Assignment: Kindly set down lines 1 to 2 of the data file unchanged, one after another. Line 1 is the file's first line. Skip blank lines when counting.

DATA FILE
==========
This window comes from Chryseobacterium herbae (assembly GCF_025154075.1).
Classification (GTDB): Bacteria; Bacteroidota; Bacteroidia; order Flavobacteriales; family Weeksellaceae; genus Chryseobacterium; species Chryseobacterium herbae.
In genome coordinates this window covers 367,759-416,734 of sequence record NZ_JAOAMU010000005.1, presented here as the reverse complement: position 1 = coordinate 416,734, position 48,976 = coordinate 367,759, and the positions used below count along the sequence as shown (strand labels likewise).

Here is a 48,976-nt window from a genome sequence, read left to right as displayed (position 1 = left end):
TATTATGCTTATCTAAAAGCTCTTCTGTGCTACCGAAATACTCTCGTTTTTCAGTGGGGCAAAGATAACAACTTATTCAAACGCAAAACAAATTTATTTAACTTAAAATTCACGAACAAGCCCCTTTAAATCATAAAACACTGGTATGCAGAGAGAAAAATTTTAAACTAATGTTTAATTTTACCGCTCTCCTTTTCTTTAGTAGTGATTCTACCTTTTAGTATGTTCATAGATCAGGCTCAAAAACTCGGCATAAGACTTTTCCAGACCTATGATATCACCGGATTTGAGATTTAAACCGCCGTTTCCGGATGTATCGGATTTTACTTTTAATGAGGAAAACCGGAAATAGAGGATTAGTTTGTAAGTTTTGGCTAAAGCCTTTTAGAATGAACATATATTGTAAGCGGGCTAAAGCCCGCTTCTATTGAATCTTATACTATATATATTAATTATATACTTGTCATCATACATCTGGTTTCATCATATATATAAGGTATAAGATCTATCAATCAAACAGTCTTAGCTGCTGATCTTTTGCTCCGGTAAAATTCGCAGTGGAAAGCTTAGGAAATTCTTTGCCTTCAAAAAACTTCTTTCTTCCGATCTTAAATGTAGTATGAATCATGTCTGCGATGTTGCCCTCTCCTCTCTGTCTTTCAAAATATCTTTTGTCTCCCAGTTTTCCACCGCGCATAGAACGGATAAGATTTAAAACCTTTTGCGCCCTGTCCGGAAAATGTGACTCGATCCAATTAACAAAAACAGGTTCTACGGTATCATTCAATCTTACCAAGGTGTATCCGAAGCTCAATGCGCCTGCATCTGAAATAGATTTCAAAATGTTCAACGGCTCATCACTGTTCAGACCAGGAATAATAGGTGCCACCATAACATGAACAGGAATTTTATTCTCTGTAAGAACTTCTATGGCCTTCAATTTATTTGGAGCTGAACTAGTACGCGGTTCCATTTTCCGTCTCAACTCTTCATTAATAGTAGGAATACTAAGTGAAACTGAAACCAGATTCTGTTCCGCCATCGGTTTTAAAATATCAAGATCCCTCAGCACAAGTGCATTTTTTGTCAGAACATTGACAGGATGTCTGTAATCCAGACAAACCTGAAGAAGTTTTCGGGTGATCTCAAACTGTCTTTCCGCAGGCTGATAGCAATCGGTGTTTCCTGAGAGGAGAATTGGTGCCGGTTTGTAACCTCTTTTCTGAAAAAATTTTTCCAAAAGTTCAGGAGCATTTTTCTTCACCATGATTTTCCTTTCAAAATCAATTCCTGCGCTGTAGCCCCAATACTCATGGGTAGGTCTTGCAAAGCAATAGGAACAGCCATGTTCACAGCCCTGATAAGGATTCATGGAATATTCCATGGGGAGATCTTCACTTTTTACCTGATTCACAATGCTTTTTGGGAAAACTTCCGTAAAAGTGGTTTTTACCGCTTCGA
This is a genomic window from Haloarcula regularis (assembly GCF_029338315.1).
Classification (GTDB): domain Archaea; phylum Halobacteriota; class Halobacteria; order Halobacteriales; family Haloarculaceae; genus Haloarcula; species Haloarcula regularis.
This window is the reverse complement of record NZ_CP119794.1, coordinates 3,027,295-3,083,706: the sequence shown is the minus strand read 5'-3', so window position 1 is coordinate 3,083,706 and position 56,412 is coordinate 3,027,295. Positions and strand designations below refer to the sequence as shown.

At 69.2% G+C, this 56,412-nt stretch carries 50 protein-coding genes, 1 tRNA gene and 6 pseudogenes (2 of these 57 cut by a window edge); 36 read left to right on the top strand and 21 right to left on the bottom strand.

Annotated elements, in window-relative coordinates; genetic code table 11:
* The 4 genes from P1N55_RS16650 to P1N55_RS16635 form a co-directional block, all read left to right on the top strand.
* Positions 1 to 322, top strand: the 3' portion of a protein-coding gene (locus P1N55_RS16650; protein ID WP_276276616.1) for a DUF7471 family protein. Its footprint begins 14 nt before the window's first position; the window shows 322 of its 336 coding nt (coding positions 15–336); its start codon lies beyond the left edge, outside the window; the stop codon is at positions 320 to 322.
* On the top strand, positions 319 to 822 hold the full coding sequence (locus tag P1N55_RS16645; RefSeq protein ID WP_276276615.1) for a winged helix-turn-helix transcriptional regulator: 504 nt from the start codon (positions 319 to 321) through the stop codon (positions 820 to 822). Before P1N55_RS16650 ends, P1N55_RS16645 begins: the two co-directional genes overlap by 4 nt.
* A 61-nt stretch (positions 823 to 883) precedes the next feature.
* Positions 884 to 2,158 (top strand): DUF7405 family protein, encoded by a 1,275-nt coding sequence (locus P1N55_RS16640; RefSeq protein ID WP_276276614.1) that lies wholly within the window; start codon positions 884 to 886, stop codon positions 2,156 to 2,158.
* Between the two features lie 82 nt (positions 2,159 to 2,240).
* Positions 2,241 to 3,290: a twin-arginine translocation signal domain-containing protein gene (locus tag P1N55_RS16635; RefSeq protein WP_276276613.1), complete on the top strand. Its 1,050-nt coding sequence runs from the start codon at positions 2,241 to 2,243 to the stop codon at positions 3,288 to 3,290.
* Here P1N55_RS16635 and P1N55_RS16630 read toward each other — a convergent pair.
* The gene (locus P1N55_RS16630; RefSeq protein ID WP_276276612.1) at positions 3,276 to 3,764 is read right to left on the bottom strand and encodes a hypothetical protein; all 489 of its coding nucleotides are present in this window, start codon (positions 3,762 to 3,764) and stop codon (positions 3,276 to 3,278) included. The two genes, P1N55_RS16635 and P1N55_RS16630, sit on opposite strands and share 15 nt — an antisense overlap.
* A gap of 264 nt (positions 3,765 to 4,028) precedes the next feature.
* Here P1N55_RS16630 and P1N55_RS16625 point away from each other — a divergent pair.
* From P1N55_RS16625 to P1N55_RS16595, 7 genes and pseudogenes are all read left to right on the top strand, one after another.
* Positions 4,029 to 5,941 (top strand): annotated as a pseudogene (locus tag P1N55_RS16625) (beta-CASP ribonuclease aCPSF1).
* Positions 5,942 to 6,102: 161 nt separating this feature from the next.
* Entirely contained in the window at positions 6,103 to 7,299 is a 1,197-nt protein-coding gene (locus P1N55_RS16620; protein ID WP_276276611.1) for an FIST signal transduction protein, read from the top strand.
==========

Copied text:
This window comes from Chryseobacterium herbae (assembly GCF_025154075.1).
Classification (GTDB): Bacteria; Bacteroidota; Bacteroidia; order Flavobacteriales; family Weeksellaceae; genus Chryseobacterium; species Chryseobacterium herbae.